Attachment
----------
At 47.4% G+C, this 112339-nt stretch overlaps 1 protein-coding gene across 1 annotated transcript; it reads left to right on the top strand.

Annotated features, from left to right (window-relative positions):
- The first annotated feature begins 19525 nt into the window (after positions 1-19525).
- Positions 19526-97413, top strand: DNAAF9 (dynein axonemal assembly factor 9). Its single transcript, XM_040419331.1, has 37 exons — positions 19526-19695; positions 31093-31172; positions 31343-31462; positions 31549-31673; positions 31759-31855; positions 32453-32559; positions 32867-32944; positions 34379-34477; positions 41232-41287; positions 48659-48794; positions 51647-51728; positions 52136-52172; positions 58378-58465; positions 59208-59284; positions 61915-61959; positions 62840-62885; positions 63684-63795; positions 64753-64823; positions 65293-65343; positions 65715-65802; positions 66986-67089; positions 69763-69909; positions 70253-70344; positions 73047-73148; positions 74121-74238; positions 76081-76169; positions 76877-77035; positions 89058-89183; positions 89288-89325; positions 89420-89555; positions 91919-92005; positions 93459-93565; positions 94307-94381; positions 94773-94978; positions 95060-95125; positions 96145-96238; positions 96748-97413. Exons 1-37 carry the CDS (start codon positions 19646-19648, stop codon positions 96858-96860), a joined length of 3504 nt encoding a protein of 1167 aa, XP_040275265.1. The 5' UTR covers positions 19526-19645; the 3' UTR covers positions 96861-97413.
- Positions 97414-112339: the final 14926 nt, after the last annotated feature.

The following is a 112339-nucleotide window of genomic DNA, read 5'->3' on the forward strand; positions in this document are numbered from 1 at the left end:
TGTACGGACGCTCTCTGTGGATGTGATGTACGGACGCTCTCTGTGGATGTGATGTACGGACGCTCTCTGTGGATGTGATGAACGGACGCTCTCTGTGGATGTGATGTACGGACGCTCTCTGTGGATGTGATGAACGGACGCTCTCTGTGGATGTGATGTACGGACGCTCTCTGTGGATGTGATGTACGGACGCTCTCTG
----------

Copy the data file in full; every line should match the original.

At 47.4% G+C, this 112339-nt stretch overlaps 1 protein-coding gene across 1 annotated transcript; it reads left to right on the top strand.

Annotated features, from left to right (window-relative positions):
- The first annotated feature begins 19525 nt into the window (after positions 1-19525).
- Positions 19526-97413, top strand: DNAAF9 (dynein axonemal assembly factor 9). Its single transcript, XM_040419331.1, has 37 exons — positions 19526-19695; positions 31093-31172; positions 31343-31462; positions 31549-31673; positions 31759-31855; positions 32453-32559; positions 32867-32944; positions 34379-34477; positions 41232-41287; positions 48659-48794; positions 51647-51728; positions 52136-52172; positions 58378-58465; positions 59208-59284; positions 61915-61959; positions 62840-62885; positions 63684-63795; positions 64753-64823; positions 65293-65343; positions 65715-65802; positions 66986-67089; positions 69763-69909; positions 70253-70344; positions 73047-73148; positions 74121-74238; positions 76081-76169; positions 76877-77035; positions 89058-89183; positions 89288-89325; positions 89420-89555; positions 91919-92005; positions 93459-93565; positions 94307-94381; positions 94773-94978; positions 95060-95125; positions 96145-96238; positions 96748-97413. Exons 1-37 carry the CDS (start codon positions 19646-19648, stop codon positions 96858-96860), a joined length of 3504 nt encoding a protein of 1167 aa, XP_040275265.1. The 5' UTR covers positions 19526-19645; the 3' UTR covers positions 96861-97413.
- Positions 97414-112339: the final 14926 nt, after the last annotated feature.

The following is a 112339-nucleotide window of genomic DNA, read 5'->3' on the forward strand; positions in this document are numbered from 1 at the left end:
TGTACGGACGCTCTCTGTGGATGTGATGTACGGACGCTCTCTGTGGATGTGATGTACGGACGCTCTCTGTGGATGTGATGAACGGACGCTCTCTGTGGATGTGATGTACGGACGCTCTCTGTGGATGTGATGAACGGACGCTCTCTGTGGATGTGATGTACGGACGCTCTCTGTGGATGTGATGTACGGACGCTCTCTG